Basic principles: Direct and indirect exports
For VAT purposes, supplies of goods for export fall into two categories - direct and indirect. These terms should not be confused with the definitions of direct and indirect export used for customs purposes which are explained at VEXP40300. Direct and indirect exports are subject to separate legal rules described below.
A direct export occurs when the complete transaction from supply to export is under the control of the UK supplier or owner of the goods. The location of the customer is not a relevant factor provided the goods are exported under the control of the supplier.
The liability of such supplies is legislated for in Article 146(1)(a) of The Principal VAT Directive 2006/112/EC which allows for the zero-rating of
the supply of goods dispatched or transported to a destination outside the Community by or on behalf of the vendor
Direct exports are defined in section 30(6) of the VAT Act 1994 as follows
A supply of goods is zero-rated by virtue of this subsection if the Commissioners are satisfied that the person supplying the goods –
(a) has exported them to a place outside the member States; or
(b) has shipped them for use as stores on a voyage or flight to an eventual destination outside the United Kingdom, or as merchandise for sale by retail to persons carried on such a voyage or flight in a ship or aircraft,
and in either case if such other conditions, if any, as may be specified in regulations or the Commissioners may impose are fulfilled.
Examples of direct exports include situations where
- the UK supplier, or an agent employed by the supplier, eg a freight forwarder, is responsible for the physical export of the goods
- the UK supplier sends the goods by post, or
- the UK supplier exports the goods in baggage using the ‘Merchandise In Baggage’ (MIB) procedures.
In the case of an indirect export, the supply must be made to an overseas customer.This means a person or company who
- is not resident or registered for VAT in the UK
- does not have a business establishment in the UK from which taxable supplies are made or
- is an overseas authority
An indirect export occurs when the goods are exported outside the EC by or on behalf of the overseas purchaser ie someone other than the UK owner or supplier arranges the export.
The liability of such supplies is legislated for in Article 146(1)(b) of The Principal VAT Directive 2006/112/EC which allows for the zero-rating of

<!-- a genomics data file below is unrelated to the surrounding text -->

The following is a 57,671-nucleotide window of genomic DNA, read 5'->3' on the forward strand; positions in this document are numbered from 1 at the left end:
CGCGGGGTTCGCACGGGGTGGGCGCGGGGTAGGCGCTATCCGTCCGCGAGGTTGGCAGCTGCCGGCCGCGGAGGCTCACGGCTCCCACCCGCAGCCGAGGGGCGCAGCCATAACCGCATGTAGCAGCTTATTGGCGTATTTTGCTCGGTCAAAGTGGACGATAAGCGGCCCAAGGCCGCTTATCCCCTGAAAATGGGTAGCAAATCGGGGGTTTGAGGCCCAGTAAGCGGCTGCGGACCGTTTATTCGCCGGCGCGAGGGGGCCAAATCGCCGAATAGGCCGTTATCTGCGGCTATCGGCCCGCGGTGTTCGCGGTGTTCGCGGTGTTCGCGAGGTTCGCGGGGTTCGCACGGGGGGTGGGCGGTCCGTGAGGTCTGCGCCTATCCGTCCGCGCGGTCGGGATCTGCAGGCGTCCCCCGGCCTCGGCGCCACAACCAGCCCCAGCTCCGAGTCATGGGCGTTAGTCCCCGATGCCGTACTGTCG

the supply of goods dispatched or transported to a destination outside the Community by or on behalf of a customer not established within their respective territory, with the exception of goods transported by the customer himself for the equipping, fuelling and provisioning of pleasure boats and private aircraft or any other means of transport for private use;
Indirect exports are defined in section 30(8) of the VAT Act 1994 as follows
Regulations may provide for the zero-rating of supplies of goods, or of such goods as may be specified in the regulations, in cases where –
(a) the Commissioners are satisfied that the goods have been or are to be exported to a place outside the member States and
(b) such other conditions, if any, as may be specified in the regulations or the Commissioners may impose are fulfilled.
and in regulation 129 of the VAT Regulations 1995 (SI 1995/2518)
Supplies to overseas persons
129(1) Where the Commissioners are satisfied that –
(a) goods intended for export to a place outside the member States have been supplied, otherwise than to a taxable person, to –
(i) a person not resident in the United Kingdom,
(ii) a trader who has no business establishment in the United Kingdom from which taxable supplies are made, or
(iii) an overseas authority, and
(b) the goods were exported to a place outside the member States,
the supply, subject to such conditions as they may impose, shall be zero-rated.
Examples of indirect exports include situations where
- the overseas person or their agent e.g. a freight forwarder collects the goods in the UK and exports them as freight or
- exports them in baggage using the ‘Merchandise In Baggage’ (MIB) procedures.
Such arrangements are typically referred to as ‘ex-works’ transactions.